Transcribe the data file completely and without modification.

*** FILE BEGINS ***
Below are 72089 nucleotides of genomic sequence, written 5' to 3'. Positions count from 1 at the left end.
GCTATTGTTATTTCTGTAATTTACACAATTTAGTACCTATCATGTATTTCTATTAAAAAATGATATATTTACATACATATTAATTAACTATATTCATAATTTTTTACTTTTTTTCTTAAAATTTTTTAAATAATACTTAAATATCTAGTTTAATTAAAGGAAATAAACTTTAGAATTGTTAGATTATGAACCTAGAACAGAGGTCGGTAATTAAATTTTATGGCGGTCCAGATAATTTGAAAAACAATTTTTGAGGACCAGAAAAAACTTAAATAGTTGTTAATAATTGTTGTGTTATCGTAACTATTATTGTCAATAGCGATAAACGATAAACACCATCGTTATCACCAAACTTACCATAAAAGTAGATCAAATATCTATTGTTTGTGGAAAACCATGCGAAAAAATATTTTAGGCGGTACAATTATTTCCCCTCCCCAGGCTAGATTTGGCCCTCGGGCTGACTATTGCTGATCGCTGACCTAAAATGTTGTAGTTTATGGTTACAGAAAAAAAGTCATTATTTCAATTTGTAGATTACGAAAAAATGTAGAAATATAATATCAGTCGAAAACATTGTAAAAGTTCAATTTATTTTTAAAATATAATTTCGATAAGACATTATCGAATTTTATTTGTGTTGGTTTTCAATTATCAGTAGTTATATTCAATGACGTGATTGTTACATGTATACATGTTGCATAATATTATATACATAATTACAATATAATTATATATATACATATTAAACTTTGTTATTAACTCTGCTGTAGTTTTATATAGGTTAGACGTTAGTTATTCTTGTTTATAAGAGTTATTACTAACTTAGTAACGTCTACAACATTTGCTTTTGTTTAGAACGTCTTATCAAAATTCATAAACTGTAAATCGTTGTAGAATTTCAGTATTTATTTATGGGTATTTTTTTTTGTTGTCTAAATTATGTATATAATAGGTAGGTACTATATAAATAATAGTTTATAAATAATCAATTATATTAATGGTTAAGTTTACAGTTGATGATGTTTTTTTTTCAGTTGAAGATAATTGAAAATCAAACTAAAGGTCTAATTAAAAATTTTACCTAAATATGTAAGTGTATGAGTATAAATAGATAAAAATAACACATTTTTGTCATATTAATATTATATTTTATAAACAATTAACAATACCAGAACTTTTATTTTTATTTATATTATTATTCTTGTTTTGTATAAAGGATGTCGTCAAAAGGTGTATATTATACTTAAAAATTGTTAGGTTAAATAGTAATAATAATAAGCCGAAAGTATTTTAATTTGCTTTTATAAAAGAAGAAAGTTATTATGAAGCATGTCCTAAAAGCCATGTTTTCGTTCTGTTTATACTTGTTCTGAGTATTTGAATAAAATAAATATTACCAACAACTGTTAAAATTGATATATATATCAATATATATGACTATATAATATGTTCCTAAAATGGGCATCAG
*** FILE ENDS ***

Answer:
Below are 72089 nucleotides of genomic sequence, written 5' to 3'. Positions count from 1 at the left end.
GCTATTGTTATTTCTGTAATTTACACAATTTAGTACCTATCATGTATTTCTATTAAAAAATGATATATTTACATACATATTAATTAACTATATTCATAATTTTTTACTTTTTTTCTTAAAATTTTTTAAATAATACTTAAATATCTAGTTTAATTAAAGGAAATAAACTTTAGAATTGTTAGATTATGAACCTAGAACAGAGGTCGGTAATTAAATTTTATGGCGGTCCAGATAATTTGAAAAACAATTTTTGAGGACCAGAAAAAACTTAAATAGTTGTTAATAATTGTTGTGTTATCGTAACTATTATTGTCAATAGCGATAAACGATAAACACCATCGTTATCACCAAACTTACCATAAAAGTAGATCAAATATCTATTGTTTGTGGAAAACCATGCGAAAAAATATTTTAGGCGGTACAATTATTTCCCCTCCCCAGGCTAGATTTGGCCCTCGGGCTGACTATTGCTGATCGCTGACCTAAAATGTTGTAGTTTATGGTTACAGAAAAAAAGTCATTATTTCAATTTGTAGATTACGAAAAAATGTAGAAATATAATATCAGTCGAAAACATTGTAAAAGTTCAATTTATTTTTAAAATATAATTTCGATAAGACATTATCGAATTTTATTTGTGTTGGTTTTCAATTATCAGTAGTTATATTCAATGACGTGATTGTTACATGTATACATGTTGCATAATATTATATACATAATTACAATATAATTATATATATACATATTAAACTTTGTTATTAACTCTGCTGTAGTTTTATATAGGTTAGACGTTAGTTATTCTTGTTTATAAGAGTTATTACTAACTTAGTAACGTCTACAACATTTGCTTTTGTTTAGAACGTCTTATCAAAATTCATAAACTGTAAATCGTTGTAGAATTTCAGTATTTATTTATGGGTATTTTTTTTTGTTGTCTAAATTATGTATATAATAGGTAGGTACTATATAAATAATAGTTTATAAATAATCAATTATATTAATGGTTAAGTTTACAGTTGATGATGTTTTTTTTTCAGTTGAAGATAATTGAAAATCAAACTAAAGGTCTAATTAAAAATTTTACCTAAATATGTAAGTGTATGAGTATAAATAGATAAAAATAACACATTTTTGTCATATTAATATTATATTTTATAAACAATTAACAATACCAGAACTTTTATTTTTATTTATATTATTATTCTTGTTTTGTATAAAGGATGTCGTCAAAAGGTGTATATTATACTTAAAAATTGTTAGGTTAAATAGTAATAATAATAAGCCGAAAGTATTTTAATTTGCTTTTATAAAAGAAGAAAGTTATTATGAAGCATGTCCTAAAAGCCATGTTTTCGTTCTGTTTATACTTGTTCTGAGTATTTGAATAAAATAAATATTACCAACAACTGTTAAAATTGATATATATATCAATATATATGACTATATAATATGTTCCTAAAATGGGCATCAG